Featured title: The Hero’s Guide to Saving Your Kingdom
Prince Liam. Prince Frederic. Prince Duncan. Prince Gustav. You’ve never heard of them, have you? These are the princes who saved Sleeping Beauty, Cinderella, Snow White, and Rapunzel, respectively, and yet, thanks to those lousy bards who wrote the tales, you likely know them only as Prince Charming. But all of this is about to change.
Rejected by their princesses and cast out of their castles, the princes stumble upon an evil plot that could endanger each of their kingdoms. Now it’s up to them to triumph over their various shortcomings, take on trolls, bandits, dragons, witches, and other assorted terrors, and become the heroes no one ever thought they could be.
Christopher Healy’s The Hero’s Guide to Saving Your Kingdom is a completely original take on the world of fairy tales, the truth about what happens after “happily ever after.” It’s a must-have for middle-grade readers who enjoy their fantasy adventures mixed with the humor of the Diary of a Wimpy Kid books. Witty black-and-white drawings by Todd Harris add to the fun.
Kathryn Holmes is the author of the Class Critters chapter book series. Her next book, and her middle-grade debut, is The Thirteenth Circle, co-written with MarcyKate Connolly. Holmes grew up in Maryville, Tennessee, and now lives in Brooklyn, New York, with her husband, daughter, and piles upon piles of books. A graduate of The New School’s MFA in creative writing program, Kathryn works as a freelance dance journalist, among other writing gigs.
In Madison Morris Is Not a Mouse!, the title character tries her best to spread joy and be helpful, even when people like her Great-Aunt Joelle seem to think that she can’t do or say anything right. On the day that Mrs. Norrell’s class is brainstorming for a group project on activism, Madison is full of ideas … until Great-Aunt Joelle shoots them down one by one. Madison starts to wonder if maybe she isn’t really cut out to be a leader or change-maker. Then, something strange happens: Madison turns into a mouse!
Her voice is high-pitched and squeaky, her heart beats furiously in her body, and she’s so, so small. Luckily, one of her kindhearted classmates, Tally Tuttle, helps to get her to safety so no one squishes her by accident. Will Madison be able to navigate her own insecurities and the unexpected dangers of being a mouse to turn back into herself before the end of the day? Or will she be stuck eating cheese and hiding from cats for the rest of her life?
Monique James-Duncan is the author of Mommy Time, her publishing debut. Born in Britain and raised on the tiny island of the Commonwealth of Dominica, she is passionate about writing literature with mirrors so all children can feel seen. A busy stay-at-home mother, she lives in Brooklyn, New York.
Rollicking rhyme and playful illustrations record a day in the life of two rambunctious children and their stay-at-home mother. As fun as it is being a kid, it can be hard work being a mom. When Dad heads to his job, the joyful chaos of getting ready for the day begins. To the children, that day is a happy blur of school and playdates, singing and dancing, supermarket walks and library stops, bath time, story time, bedtime. But Mommy’s time is filled with a whole lot more—sweeping, laundry, stinky diapers—tiring work achieved with love in her eyes and care in her smiles. An authentic catalog of precious moments in the life of an ordinary family, this warm, revealing story builds a bridge of empathy between parent and child and celebrates the value of “Mommy time.”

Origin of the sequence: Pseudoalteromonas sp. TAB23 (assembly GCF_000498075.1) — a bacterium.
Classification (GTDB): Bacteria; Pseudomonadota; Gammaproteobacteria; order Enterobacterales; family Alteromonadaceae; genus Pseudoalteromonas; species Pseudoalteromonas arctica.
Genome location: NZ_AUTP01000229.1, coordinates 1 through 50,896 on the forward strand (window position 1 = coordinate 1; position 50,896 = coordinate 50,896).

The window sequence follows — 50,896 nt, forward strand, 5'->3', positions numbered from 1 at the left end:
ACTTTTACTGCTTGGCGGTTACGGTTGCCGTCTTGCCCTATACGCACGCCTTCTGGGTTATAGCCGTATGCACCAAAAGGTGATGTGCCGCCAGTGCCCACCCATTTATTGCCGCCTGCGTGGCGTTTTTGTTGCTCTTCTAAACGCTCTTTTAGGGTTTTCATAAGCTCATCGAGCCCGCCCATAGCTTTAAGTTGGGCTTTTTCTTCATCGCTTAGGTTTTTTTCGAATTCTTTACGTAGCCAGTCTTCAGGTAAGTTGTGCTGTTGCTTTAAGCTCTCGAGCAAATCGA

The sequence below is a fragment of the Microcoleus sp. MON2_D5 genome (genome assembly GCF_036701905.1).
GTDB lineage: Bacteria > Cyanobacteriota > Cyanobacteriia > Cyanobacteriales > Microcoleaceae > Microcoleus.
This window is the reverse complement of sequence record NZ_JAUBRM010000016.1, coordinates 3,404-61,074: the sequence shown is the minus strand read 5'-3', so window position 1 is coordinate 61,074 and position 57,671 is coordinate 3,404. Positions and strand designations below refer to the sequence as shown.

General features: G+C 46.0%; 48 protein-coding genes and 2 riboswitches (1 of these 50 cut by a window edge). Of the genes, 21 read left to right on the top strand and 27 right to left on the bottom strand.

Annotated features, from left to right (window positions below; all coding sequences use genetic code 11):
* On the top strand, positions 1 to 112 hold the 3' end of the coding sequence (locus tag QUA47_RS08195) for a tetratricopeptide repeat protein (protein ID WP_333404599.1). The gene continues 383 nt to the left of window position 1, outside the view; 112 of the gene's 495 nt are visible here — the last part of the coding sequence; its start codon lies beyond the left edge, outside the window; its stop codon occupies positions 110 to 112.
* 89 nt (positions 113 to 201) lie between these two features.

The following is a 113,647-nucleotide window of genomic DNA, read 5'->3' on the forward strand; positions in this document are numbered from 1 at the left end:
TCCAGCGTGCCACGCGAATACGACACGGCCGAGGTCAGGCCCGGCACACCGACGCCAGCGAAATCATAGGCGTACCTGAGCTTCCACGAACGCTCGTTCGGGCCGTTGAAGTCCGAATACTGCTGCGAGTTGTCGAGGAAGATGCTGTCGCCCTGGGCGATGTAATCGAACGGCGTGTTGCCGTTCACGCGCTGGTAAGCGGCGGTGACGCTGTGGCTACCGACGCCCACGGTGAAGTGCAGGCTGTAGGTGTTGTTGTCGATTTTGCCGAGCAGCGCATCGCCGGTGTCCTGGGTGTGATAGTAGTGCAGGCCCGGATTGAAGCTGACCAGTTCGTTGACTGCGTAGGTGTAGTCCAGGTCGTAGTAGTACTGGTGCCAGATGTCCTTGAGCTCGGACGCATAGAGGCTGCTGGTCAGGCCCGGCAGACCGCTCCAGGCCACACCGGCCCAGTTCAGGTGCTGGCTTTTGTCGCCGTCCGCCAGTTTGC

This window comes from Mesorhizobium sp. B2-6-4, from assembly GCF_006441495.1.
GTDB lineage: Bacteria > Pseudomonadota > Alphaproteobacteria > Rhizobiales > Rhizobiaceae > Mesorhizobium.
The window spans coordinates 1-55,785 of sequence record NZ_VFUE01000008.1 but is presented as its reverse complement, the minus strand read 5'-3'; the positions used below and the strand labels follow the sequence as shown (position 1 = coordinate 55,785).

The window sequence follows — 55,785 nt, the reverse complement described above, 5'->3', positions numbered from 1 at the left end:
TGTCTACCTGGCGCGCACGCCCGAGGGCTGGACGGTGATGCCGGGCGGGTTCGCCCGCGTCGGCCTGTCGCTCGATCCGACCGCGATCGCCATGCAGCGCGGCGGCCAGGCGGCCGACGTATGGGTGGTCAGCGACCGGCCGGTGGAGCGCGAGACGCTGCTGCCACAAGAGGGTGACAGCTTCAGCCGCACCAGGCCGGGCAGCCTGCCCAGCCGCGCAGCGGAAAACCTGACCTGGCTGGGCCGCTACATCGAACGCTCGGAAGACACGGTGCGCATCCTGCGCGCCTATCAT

About the book, James-Duncan says, “Mommy Time is a sweet book visually and a warming story. However, as Black mothers continue to experience the pain of police and other brutality upon their children, Mommy Time is an act of resistance. Mommy Time answers the age-old question for all stay-at-home parents: What do you do all day? The answer being: they work.”
Susie Jaramillo serves as the president and chief creative officer of Encantos, an award-winning entertainment-driven edtech company creating direct-to-learner family brands that both kids and parents love. Susie is also the creator of Canticos, the Emmy-nominated Latino-inspired bilingual nursery rhyme series which launched in 2016, and is also the author/illustrator of over 20 children’s books.
Skeletina’s day starts just like any other in the mixed-up, upside-down, in-between world she calls home. That is, until she hears a strange sound coming from right inside her house. There’s a little girl crying behind the walls, and her teeth keep falling out! But Skeletina knows who can sniff out the truth.
Join fun-loving and fearless Skeletina on another in-between adventure as she helps a frightened little girl conquer her fears and turn a scary dream into something much more fun!
Welcome to the in-between world, where the living go when they are fast asleep and where ghosts hang out when they have unfinished business. Visitors who come to the in-between world can confront their fears or see a loved one who has recently left the world of the living. Luckily, anyone who visits the in-between world can face their fears and anxieties with friends at their side. In the in-between world, anything is possible!
Amy Kerns is the author of two adorable children’s books, Harlow Learns He’s Loved and Mismatched Socks. She writes these family-inspired stories in Basking Ridge, NJ, where she lives with her husband, her two boys, and her dog. In her free time, she loves to watch cooking shows and swim in her pool. She currently works as the director of social engagement and brand operations at L’Oreal.
Featured title: Harlow Learns He’s Loved
Harlow, a beloved hedgehog, is confused why he isn’t getting as much affection from Mommy & Daddy Fox after the sudden arrival of his baby brother. He wonders how he will ever get his kisses back. What’s a hedgehog to do? Written by Amy Kerns and illustrated by Kim Hanzo, Harlow Learns He’s Loved reinforces the love that parents have for their children—no matter who they are.